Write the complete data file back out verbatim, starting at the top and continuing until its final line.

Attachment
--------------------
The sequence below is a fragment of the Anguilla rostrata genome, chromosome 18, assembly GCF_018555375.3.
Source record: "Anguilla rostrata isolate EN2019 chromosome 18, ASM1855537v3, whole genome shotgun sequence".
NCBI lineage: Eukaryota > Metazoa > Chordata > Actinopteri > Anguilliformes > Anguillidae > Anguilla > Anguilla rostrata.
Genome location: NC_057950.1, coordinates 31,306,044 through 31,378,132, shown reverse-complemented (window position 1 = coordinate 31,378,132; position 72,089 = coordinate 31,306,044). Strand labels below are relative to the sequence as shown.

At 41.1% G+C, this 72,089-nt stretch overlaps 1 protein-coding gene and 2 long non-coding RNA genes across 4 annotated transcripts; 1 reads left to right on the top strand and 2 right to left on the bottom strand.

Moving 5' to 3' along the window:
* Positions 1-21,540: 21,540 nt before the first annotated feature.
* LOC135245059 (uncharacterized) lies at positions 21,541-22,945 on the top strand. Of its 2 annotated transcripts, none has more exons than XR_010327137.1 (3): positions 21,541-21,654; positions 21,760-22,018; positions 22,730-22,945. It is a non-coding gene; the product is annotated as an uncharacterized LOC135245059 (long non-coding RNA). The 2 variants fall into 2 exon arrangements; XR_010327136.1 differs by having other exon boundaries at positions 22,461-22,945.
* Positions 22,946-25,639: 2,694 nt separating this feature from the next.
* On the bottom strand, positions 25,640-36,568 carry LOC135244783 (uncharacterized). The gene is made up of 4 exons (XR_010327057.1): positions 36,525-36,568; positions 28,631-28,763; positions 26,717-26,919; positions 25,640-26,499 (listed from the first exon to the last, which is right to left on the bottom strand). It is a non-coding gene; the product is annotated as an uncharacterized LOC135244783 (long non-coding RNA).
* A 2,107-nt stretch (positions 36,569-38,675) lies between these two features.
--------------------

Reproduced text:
The sequence below is a fragment of the Anguilla rostrata genome, chromosome 18, assembly GCF_018555375.3.
Source record: "Anguilla rostrata isolate EN2019 chromosome 18, ASM1855537v3, whole genome shotgun sequence".
NCBI lineage: Eukaryota > Metazoa > Chordata > Actinopteri > Anguilliformes > Anguillidae > Anguilla > Anguilla rostrata.
Genome location: NC_057950.1, coordinates 31,306,044 through 31,378,132, shown reverse-complemented (window position 1 = coordinate 31,378,132; position 72,089 = coordinate 31,306,044). Strand labels below are relative to the sequence as shown.

At 41.1% G+C, this 72,089-nt stretch overlaps 1 protein-coding gene and 2 long non-coding RNA genes across 4 annotated transcripts; 1 reads left to right on the top strand and 2 right to left on the bottom strand.

Moving 5' to 3' along the window:
* Positions 1-21,540: 21,540 nt before the first annotated feature.
* LOC135245059 (uncharacterized) lies at positions 21,541-22,945 on the top strand. Of its 2 annotated transcripts, none has more exons than XR_010327137.1 (3): positions 21,541-21,654; positions 21,760-22,018; positions 22,730-22,945. It is a non-coding gene; the product is annotated as an uncharacterized LOC135245059 (long non-coding RNA). The 2 variants fall into 2 exon arrangements; XR_010327136.1 differs by having other exon boundaries at positions 22,461-22,945.
* Positions 22,946-25,639: 2,694 nt separating this feature from the next.
* On the bottom strand, positions 25,640-36,568 carry LOC135244783 (uncharacterized). The gene is made up of 4 exons (XR_010327057.1): positions 36,525-36,568; positions 28,631-28,763; positions 26,717-26,919; positions 25,640-26,499 (listed from the first exon to the last, which is right to left on the bottom strand). It is a non-coding gene; the product is annotated as an uncharacterized LOC135244783 (long non-coding RNA).
* A 2,107-nt stretch (positions 36,569-38,675) lies between these two features.